A guide to SIM-only cell phone plans


WhistleOut
26 May 2015

For those of us who are more value conscious, sometimes a new phone (and chaining yourself to a carrier with a two year contract) is an unnecessary financial strain.

Instead, a SIM only plan - also called a bring-your-own-device plan - is a great option if you have a phone you want to keep using, or if you can afford to buy a phone outright through a retailer and want to find a plan with the best value for money.

GSM networks and SIM cards

Not all companies offer SIM card plans to customers; it depends on what kind of technology each company uses.

Cell phone companies operate under one of two types of networks; either CDMA (Code Division Multiple Access), or GSM (Global System for Mobile Communications). While some carriers still use CDMA networks in North America, globally GSM is much more common.

Fortunately, today most of the big Canadian carriers - Rogers, Bell, Telus, WIND, Mobilicity, SaskTel and Videotron - run on GSM networks. The reason this is good news? Carriers with GSM networks make it easier for their customers to swap phones, because GSM compatible phones use a SIM card.

Our Ultimate Guide to Switching and Saving

Long 3-year phone plans are a thing of the past, and if you already own a phone, you can save a bunch of money each month with a BYO Phone (or SIM-Only) phone plan. Here are our best guides to get you started; everything you need to know about how these plans work, and some of the best plans broken down by which network provides them.

TIP: Because all the major Canadian networks use the same technologies, there is a good chance that your unlocked phone will work on all of the plans listed in these guides.

What's a SIM card?

A SIM (Subscriber Identity Module) card is a small removable card that stores data needed to identify a subscriber on a wireless network. You can remove your SIM from your current phone and insert it into another compatible device, provided it’s either with the same carrier or you’ve ‘unlocked’ it from its original network (more on this later).

The big advantage of using a GSM compatible phone is that you can use it with other GSM networks (provided it’s unlocked), both domestically and also if you’re traveling internationally - which is a big plus for frequent flyers. Some CDMA phones may be 'world' phones, but generally most models aren't compatible with international frequencies.

SIM only plans

Now that we've explained how a SIM card works, it's easier to see why a SIM only plan has its benefits.

Reasons a SIM only plan might be right for you:

  • You have an unlocked phone that you want to keep (or are willing to get it unlocked).
  • Your contract is up, but you’re waiting for a new phone to be released so you can upgrade - so you need a temporary cell plan.
  • You’re looking to pay less on your monthly phone bill.

Why SIM only?

SIM only and BYOD plans usually come with all the bells and whistles you’d associate with regular cellphone plans - they just cost you less because you’re not adding on the price of a new handset (not to mention added phone insurance costs). Often, customers will find that through bypassing an unnecessary phone upgrade and just finding a new plan for the cell from their expired contract, they can secure a better deal with better value.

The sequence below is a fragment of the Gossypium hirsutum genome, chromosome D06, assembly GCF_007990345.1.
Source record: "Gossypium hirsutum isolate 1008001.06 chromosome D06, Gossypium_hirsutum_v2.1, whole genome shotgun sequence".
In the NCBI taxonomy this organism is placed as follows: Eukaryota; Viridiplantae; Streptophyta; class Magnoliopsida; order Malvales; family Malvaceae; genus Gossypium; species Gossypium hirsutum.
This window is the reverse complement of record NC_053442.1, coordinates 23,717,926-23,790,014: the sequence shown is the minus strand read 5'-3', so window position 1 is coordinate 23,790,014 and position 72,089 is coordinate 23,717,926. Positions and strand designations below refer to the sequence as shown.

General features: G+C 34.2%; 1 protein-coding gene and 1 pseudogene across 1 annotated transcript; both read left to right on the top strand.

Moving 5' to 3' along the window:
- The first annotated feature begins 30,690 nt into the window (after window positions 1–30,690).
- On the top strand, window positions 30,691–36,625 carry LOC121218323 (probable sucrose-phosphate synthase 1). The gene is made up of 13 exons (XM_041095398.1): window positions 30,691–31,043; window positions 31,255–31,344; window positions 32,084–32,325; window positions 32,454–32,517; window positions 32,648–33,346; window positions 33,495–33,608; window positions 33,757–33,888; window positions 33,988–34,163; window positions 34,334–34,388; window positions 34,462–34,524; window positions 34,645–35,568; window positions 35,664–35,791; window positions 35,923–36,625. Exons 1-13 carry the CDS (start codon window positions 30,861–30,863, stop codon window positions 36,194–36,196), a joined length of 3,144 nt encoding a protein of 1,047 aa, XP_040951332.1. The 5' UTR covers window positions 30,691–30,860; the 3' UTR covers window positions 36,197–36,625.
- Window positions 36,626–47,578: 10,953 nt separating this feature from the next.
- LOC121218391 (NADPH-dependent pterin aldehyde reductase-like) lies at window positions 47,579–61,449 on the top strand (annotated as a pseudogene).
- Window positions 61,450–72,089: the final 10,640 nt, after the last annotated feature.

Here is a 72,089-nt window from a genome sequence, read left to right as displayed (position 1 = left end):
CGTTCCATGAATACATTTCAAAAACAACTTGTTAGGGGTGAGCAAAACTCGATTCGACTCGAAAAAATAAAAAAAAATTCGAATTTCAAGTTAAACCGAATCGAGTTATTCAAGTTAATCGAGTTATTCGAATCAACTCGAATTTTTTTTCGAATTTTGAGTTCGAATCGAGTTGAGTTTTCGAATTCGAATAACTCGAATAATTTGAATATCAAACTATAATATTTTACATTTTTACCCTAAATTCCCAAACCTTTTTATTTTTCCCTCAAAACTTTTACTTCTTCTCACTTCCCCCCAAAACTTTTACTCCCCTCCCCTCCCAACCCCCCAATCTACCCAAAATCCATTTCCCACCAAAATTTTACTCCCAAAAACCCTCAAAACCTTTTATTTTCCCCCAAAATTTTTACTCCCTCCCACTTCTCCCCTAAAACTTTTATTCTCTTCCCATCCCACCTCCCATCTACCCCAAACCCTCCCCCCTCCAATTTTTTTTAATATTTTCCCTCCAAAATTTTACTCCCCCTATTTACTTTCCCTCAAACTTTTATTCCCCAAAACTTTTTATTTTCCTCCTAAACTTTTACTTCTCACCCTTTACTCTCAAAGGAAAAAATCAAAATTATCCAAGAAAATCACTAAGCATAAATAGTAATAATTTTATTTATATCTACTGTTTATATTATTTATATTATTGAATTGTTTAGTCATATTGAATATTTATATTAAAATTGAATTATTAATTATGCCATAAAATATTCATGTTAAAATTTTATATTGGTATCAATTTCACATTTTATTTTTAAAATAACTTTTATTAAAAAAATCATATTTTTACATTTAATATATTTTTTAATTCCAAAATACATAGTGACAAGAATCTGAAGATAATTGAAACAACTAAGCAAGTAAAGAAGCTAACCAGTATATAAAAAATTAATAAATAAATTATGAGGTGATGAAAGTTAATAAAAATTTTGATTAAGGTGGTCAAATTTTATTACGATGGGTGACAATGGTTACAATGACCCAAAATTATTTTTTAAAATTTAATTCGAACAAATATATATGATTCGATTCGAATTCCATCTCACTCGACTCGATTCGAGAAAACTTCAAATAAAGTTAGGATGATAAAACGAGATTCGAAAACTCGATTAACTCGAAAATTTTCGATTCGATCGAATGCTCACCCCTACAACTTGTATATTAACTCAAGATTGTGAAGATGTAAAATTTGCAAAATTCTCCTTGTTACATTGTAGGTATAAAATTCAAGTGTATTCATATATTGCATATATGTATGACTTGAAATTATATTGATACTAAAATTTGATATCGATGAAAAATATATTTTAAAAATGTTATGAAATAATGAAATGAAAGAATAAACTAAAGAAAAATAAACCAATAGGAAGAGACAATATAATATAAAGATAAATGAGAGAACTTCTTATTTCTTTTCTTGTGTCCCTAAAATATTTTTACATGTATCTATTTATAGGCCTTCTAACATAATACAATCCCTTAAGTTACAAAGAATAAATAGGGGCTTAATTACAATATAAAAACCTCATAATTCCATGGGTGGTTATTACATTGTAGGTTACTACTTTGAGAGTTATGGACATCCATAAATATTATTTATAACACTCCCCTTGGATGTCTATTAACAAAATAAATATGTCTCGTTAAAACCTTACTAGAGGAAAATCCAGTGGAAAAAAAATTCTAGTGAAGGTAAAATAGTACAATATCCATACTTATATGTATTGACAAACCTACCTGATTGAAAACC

In comparison, enter into a two-year service plan and purchase a subsidized cellphone and you’ll find costs go up, as companies need to insure against the loss of a phone sold below cost. You may think you're saving by purchasing a phone as part of these plans, but the cost of that phone will usually be factored into the rates you pay each month for your calls and data.

Prepaid or postpaid?

Carriers that offer SIM only options usually have the same plan inclusions and exclusions as with their regular, subsidized phone deals. And overall, customers may find that postpaid contracts are generally the most value - these plans can offer more inclusions for your money than prepaid or casual/pay-as-you-go plans.

If you're looking at a SIM only plan in order to avoid signing a two year contract, however, prepaid may be a better option, and if you go with a smaller carrier, you can often find deals which will give you more minutes, text and data for your money than some of the bigger companies.

What else do I need to know?

The first step to taking advantage of a SIM plan is unlocking your cell so you can use it on another carrier’s network. Depending on who your original carrier is, you may be able to have your phone unlocked by the cell company themselves, so we recommend either giving the company’s customer service hotline a call, or visiting their website.

Don't forget!

If you do decide to go with a SIM card plan and intend to switch providers, you need to check with your intended carrier that your phone’s 3G or 4G service is supported by their system. Owning a phone that is 4G capable is pointless if you’re with a network that doesn’t support it. Likewise, you’ll also need to make sure that the phone itself will be compatible with your intended company.

For more info on switching cell phone carriers, read our guide here.

Colored SIM cards and Canadian SIM card images via Shutterstock


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